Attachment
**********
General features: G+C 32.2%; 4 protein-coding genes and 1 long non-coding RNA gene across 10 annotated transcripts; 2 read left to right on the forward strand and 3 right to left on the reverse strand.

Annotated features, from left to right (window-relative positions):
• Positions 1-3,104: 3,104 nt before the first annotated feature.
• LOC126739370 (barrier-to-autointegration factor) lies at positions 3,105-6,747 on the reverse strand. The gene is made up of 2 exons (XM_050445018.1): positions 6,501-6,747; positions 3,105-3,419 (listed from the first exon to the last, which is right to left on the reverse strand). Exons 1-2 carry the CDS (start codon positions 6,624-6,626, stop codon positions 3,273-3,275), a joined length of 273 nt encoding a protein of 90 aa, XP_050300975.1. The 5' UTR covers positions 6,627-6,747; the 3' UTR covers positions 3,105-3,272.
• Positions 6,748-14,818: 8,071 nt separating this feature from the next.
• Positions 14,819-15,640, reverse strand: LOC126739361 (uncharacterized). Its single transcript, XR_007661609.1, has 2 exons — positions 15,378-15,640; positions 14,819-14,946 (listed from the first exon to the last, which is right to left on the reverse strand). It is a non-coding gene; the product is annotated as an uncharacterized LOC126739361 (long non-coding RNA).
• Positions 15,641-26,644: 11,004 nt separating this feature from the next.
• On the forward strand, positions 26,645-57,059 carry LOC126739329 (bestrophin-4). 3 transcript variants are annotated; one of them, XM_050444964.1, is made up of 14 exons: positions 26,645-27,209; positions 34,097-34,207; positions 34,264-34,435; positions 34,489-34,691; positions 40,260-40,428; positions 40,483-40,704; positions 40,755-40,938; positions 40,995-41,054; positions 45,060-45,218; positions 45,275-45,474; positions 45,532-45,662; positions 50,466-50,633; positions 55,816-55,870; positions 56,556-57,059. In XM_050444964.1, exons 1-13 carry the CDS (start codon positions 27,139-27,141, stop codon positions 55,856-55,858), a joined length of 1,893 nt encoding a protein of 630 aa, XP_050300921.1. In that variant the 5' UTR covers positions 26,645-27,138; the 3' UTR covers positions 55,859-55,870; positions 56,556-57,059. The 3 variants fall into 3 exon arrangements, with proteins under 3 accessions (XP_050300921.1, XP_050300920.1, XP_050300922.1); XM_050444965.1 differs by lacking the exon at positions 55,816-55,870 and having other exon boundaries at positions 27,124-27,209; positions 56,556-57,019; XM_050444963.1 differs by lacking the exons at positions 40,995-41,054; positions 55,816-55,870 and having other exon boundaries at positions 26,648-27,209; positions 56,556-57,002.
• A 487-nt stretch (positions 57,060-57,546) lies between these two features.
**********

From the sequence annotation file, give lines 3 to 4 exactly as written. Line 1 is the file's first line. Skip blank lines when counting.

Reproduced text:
• Positions 1-3,104: 3,104 nt before the first annotated feature.
• LOC126739370 (barrier-to-autointegration factor) lies at positions 3,105-6,747 on the reverse strand. The gene is made up of 2 exons (XM_050445018.1): positions 6,501-6,747; positions 3,105-3,419 (listed from the first exon to the last, which is right to left on the reverse strand). Exons 1-2 carry the CDS (start codon positions 6,624-6,626, stop codon positions 3,273-3,275), a joined length of 273 nt encoding a protein of 90 aa, XP_050300975.1. The 5' UTR covers positions 6,627-6,747; the 3' UTR covers positions 3,105-3,272.